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Escape velocity of electron/positron pair

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nikkkom
#37
Jul2-14, 07:20 AM
P: 611
Quote Quote by xortdsc View Post
mass is either constant (invariant mass) or increases with kinetic energy (relativistic mass)
check this article: http://hepth.hanyang.ac.kr/~sjs/physics/mass.html

so how could it possibly pay the kinetic energy toll with its mass ? It makes no sense.
Does it make sense to you that a hydrogen atom (a system of interacting proton and electorn) has LESS mass than a separate electron and separate proton? If yes, then what's your problem with interacting electron and positron having similarly reduced masses?

most people here don't seem to understand what i want to do. I don't care how much kinetic energy a electron needs to escape a positron in proximity, but how much energy is needed to create them. Okay, then you keep repeating it is 2 times the (invariant) rest-mass of the electron, but if mass is invariant, where does the kinetic energy come from ?
"Invariant rest mass of electron" refers to a free electron, one which does not interact with other particles.

When e+e- pair is created, these particles ARE interacting (at least at first when they are close to each other). Their rest masses ARE NOT equal to "Invariant rest mass of electron", they are less than that. The remainder is in their kinetic energy.
xortdsc
#38
Jul2-14, 07:36 AM
P: 94
Quote Quote by mfb View Post
No, it is the whole idea to describe the process with classical concepts.
if by "classical concepts" you mean position and momentum, how can any theory get rid of these ? Sure they are only approximations as in reality there are fluctuations all over the place. So what I mean by terms like position/momentum would be rather an average (to smooth the noise present) position/momentum.
Particles are localized in space, a bit unsharp, but still on average you can determine its position, right ?
xortdsc
#39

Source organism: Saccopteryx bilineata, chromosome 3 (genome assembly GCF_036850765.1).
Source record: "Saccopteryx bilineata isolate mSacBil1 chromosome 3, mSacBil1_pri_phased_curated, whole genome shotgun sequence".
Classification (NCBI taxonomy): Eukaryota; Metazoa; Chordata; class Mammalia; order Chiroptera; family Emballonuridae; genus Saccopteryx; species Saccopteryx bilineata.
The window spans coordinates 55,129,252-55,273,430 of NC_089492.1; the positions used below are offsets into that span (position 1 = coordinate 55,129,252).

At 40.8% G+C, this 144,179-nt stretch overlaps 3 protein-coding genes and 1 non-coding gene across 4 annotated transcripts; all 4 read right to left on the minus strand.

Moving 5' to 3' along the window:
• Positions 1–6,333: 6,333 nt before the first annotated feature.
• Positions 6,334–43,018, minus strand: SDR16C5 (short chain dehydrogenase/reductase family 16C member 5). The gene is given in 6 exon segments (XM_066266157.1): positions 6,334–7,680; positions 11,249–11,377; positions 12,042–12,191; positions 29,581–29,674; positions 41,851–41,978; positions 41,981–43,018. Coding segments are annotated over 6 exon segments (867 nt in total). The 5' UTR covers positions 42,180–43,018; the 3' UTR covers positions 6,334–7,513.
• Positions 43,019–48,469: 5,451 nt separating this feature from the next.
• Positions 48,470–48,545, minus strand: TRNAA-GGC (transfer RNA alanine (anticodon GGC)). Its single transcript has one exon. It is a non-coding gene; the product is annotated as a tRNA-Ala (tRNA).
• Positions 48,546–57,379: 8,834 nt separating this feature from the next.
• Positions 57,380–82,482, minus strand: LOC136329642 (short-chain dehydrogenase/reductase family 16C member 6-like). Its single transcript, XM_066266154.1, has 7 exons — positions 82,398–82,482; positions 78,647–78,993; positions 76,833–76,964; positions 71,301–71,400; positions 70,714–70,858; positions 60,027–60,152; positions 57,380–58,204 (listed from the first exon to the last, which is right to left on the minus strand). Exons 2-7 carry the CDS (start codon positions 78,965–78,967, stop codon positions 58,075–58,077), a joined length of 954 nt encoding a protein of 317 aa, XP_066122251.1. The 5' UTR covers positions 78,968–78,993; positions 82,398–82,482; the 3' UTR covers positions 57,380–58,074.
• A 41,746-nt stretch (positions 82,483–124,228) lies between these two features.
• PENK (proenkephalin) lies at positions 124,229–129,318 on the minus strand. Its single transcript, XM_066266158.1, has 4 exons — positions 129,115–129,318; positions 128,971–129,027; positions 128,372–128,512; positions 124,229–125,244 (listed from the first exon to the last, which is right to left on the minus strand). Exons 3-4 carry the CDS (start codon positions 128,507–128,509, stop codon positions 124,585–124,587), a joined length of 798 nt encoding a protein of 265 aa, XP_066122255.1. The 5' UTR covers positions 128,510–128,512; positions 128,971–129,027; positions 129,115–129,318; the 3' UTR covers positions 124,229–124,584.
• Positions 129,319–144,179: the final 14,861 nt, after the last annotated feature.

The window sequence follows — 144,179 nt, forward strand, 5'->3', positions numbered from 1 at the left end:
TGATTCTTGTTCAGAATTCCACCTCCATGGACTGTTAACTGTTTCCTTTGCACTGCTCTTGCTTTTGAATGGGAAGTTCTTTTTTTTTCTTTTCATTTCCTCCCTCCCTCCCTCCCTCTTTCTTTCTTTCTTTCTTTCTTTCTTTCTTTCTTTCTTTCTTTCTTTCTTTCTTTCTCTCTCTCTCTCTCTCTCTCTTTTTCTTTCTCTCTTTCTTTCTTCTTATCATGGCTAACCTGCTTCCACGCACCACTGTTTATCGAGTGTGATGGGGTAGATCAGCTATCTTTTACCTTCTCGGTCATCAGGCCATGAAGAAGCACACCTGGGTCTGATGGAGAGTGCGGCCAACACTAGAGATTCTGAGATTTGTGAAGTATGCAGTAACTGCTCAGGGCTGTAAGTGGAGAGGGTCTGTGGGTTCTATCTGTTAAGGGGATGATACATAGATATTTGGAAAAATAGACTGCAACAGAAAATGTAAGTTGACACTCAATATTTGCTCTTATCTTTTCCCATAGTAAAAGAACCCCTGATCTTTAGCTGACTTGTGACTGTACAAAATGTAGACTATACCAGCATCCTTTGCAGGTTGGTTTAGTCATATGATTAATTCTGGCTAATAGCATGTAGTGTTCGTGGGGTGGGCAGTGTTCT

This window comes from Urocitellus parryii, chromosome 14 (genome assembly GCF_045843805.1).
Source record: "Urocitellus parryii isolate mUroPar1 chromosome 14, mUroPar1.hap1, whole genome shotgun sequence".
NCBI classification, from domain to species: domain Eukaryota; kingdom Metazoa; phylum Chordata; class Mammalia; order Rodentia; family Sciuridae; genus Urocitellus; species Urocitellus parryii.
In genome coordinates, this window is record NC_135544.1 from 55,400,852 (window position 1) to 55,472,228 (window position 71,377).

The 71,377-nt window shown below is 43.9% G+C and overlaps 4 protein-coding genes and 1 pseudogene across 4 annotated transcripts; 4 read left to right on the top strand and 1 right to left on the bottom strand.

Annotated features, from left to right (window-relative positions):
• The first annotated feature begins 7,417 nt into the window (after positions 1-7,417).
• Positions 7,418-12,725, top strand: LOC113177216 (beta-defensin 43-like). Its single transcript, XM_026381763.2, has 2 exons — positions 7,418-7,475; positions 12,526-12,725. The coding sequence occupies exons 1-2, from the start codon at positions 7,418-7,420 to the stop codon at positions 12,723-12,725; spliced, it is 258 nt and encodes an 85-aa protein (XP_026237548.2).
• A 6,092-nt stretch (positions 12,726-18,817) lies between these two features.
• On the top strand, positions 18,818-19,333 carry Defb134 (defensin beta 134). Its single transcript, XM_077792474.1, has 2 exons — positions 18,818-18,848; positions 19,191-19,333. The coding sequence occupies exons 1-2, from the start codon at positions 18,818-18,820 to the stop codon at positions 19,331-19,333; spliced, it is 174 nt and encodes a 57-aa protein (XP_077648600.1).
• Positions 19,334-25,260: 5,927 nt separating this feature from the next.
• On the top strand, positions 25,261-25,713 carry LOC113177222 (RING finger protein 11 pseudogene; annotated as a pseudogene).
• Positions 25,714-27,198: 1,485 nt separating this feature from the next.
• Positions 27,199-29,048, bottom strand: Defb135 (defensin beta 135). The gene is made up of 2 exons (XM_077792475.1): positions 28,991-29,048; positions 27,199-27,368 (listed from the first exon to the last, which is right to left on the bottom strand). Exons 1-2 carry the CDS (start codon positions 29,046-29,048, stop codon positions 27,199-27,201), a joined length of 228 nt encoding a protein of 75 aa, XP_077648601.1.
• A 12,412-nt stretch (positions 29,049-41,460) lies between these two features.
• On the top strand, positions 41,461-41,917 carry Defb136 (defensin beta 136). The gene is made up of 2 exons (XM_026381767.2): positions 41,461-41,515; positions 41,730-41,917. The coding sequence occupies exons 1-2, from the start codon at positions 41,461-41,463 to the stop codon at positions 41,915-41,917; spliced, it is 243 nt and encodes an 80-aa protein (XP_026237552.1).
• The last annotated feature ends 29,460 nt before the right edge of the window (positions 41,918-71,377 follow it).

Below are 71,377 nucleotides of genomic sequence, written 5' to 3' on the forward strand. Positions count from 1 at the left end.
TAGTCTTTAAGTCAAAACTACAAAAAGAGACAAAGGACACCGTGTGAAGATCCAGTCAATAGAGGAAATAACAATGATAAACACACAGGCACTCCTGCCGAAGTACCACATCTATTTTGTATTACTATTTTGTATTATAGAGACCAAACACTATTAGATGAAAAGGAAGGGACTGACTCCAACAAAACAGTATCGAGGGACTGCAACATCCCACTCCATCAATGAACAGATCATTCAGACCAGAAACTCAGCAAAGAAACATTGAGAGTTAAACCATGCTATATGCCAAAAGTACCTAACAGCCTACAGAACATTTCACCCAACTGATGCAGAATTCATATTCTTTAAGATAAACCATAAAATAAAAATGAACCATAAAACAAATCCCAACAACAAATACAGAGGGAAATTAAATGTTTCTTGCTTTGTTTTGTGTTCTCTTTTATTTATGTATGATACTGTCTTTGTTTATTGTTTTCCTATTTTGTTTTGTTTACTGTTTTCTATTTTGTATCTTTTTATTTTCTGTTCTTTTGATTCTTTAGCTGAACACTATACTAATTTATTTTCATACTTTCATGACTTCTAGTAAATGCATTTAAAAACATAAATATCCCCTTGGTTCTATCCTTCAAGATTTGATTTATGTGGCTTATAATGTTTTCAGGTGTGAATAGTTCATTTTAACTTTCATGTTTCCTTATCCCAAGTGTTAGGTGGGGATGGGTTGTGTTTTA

Jul2-14, 07:40 AM
P: 94
Quote Quote by nikkkom View Post
Does it make sense to you that a hydrogen atom (a system of interacting proton and electorn) has LESS mass than a separate electron and separate proton? If yes, then what's your problem with interacting electron and positron having similarly reduced masses?



"Invariant rest mass of electron" refers to a free electron, one which does not interact with other particles.

When e+e- pair is created, these particles ARE interacting (at least at first when they are close to each other). Their rest masses ARE NOT equal to "Invariant rest mass of electron", they are less than that. The remainder is in their kinetic energy.
okay that would make sense. so it really is the case that as they approach, mass energy goes down and kinetic energy goes up by equal amounts (so rest mass is converted to kinetic energy) ? Upon annihilation mass would become zero and all energy is stored as kinetic energy which then radiates off as (mass-less) photons...
That would totally explain where the kinetic energy comes from. I can live with that :) Thanks for the enlightenment
mfb
#40
Jul2-14, 05:10 PM
Mentor
P: 11,925
Quote Quote by xortdsc View Post
if by "classical concepts" you mean position and momentum, how can any theory get rid of these ? Sure they are only approximations as in reality there are fluctuations all over the place. So what I mean by terms like position/momentum would be rather an average (to smooth the noise present) position/momentum.
Particles are localized in space, a bit unsharp, but still on average you can determine its position, right ?
I mean concepts like "position and momentum of particles". Quantum mechanics uses position and momentum operators. They are not simple values.
So what I mean by terms like position/momentum would be rather an average
Those averages don't help for strong interactions, or they can even be ill-defined.


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